Mojave desert tortoises finding new homes as part of state adoption program

Family says that their desert tortoise makes a perfect pet.

(Mark Eddington | The Salt Lake Tribune) Mojave desert tortoises, like this one photographed in April, are finding new homes across Utah.

Even though 11-year-old Shelldon isn’t toilet-trained, is really messy, sleeps five months out of the year and has a foot fetish, his adoptive family in Kaysville still adores him.

“Everyone in the family loves him,” said Crystal Ross, about the desert tortoise she and her husband, Chris, adopted six years ago.

Their two children are equally captivated by their reptilian pet, who lives outdoors in a fenced backyard enclosure during warm weather, soaks up ultraviolet rays in his box indoors in inclement weather and roams the house on cold fall days.

And from October through March, Shelldon hibernates in his very own box in the basement, similar to an underground burrow where he would hibernate in his native habitat in Washington County.

Shelldon is one of many desert tortoises finding new homes across the state. The new digs come courtesy of the Utah Desert Tortoise Adoption Program, which began in the 1990s after desert tortoises were listed as “threatened” under the Endangered Species Act.

While desert tortoises are officially protected under federal and state law, they are often illegally collected and uprooted from their natural habitat, which in Utah is largely confined to the Red Cliffs Desert Reserve in Washington County, home to an estimated 2,000 adult tortoises.

“We come into possession of desert tortoises for a couple of reasons,” said Utah Division of Wildlife Resources spokesperson Faith Heaton Jolley. “People will see tortoises and think they are lost or in danger. Others think it would be fun to have one and take a tortoise home. In other instances, tortoises will be found out of their native range, and people will pick them up and turn them over to us.”

Jolly said once tortoises are removed from their native habitat, they typically can’t be repatriated, especially if they have been kept in a home with other animals.

“If you put them back in the wild, you run the risk of introducing diseases to the wild tortoise population like Upper Respiratory Tract Disease, which is similar to pneumonia and is very contagious,” she said. “So we don’t want someone releasing their pet tortoise back into the wild because it could potentially harm the rest of the population.”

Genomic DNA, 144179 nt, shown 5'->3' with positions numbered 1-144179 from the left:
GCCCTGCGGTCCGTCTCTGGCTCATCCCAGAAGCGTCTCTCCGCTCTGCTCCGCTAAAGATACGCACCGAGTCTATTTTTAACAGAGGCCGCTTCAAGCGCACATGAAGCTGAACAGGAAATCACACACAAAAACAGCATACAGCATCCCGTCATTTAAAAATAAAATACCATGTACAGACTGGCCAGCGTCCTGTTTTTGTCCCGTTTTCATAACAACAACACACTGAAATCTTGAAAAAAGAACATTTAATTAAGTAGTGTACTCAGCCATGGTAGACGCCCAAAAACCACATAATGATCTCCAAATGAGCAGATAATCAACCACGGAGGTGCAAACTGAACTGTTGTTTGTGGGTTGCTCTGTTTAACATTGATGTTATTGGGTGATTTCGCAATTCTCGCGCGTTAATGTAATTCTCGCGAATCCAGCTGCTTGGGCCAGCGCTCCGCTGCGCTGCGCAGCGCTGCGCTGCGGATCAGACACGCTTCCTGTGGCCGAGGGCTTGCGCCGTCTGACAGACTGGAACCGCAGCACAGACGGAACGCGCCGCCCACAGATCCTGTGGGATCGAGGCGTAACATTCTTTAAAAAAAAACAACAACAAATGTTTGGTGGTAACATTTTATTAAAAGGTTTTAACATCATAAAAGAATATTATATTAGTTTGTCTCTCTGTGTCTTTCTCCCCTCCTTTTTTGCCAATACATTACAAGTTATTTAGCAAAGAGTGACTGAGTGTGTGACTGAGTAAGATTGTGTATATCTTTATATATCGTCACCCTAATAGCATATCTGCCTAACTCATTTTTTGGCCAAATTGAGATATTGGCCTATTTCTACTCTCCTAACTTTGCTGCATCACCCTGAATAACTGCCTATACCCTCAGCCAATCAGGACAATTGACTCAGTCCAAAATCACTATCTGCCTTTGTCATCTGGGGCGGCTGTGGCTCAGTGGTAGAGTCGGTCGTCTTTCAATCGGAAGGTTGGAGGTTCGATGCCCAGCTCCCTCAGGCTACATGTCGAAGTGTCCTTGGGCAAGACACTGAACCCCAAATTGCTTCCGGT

Currently, there are 30 desert tortoises up for adoption. All Utahns living within state boundaries are eligible to adopt except those living Kane, Iron and Washington counties — areas where tortoises are known to reside.

Those interested are encouraged to go through the adoption process and ensure that they meet the requirements. Applicants must pay a $10 handling fee. If their application is approved, they must pay another $75 for a certificate of registration.

Demand for desert tortoises is high. Ann McLuckie, a biologist with the Utah Division of Wildlife Resources, said one reason for that is the tortoises are truly fascinating.

“They have lived in the Mojave Desert for millions of years and have evolved and made some amazing adaptations that allow them to survive in an extreme environment like the desert, where you don’t know when the next rain is going to happen or when [water] will be available,” McLuckie said.

For instance, she explained, desert tortoises can retain water in their bladder and reabsorb it to the rest of their body during really dry periods. They also have a very hard shell and thick skin to minimize water loss. To withstand the heat or weather the cold, they dig deep underground burrows, and they hibernate five months out of the year.

McLuckie said desert tortoises take 15 to 20 years to mature before they show their sexual characteristics.

“Females produce only a few eggs each year,” she said. “In some years, the eggs do great because there’s lots of rain and food to eat. Other years not so much.

“And males will fight each other over females and for the best burrows or shelters,” McLuckie added. “They get a long bony projection called a ‘gular’ under their chin, which they will use to ram other males and flip them over. They can fight for a long time. But they do it in a tortoise-like way — really slow.”

Crystal Ross doesn’t know a lot about biology, but she says the tortoises are relatively low-maintenance and make good pets.

“People assume because desert tortoises are reptiles they don’t have much of a personality,” she said. “But Shelldon certainly does. He has his favorite things, his likes and dislikes.

One of his favorite foods is strawberries. The tortoise likes them so much that he often mistakes the red nail polish on Ross’ toes for the fruit and will lumber over to take a bite. Most times, though, Shelldon has to make do with a diet of dandelions and weeds.

As for toilet training, forget about it. Ross said Shelldon can be gross and make a giant mess. When he is roaming indoors, family members try to keep him on hard surfaces that are easy to clean.

Age is another downside. Desert tortoises can live 50 to 70 years. But Ross said everyone in the family understands they are in the tortoise-caring business for the long haul.

“We’re already telling the children they have to take over looking after Shelldon after we are dead and gone, and they’re happy and excited to do it,” she said.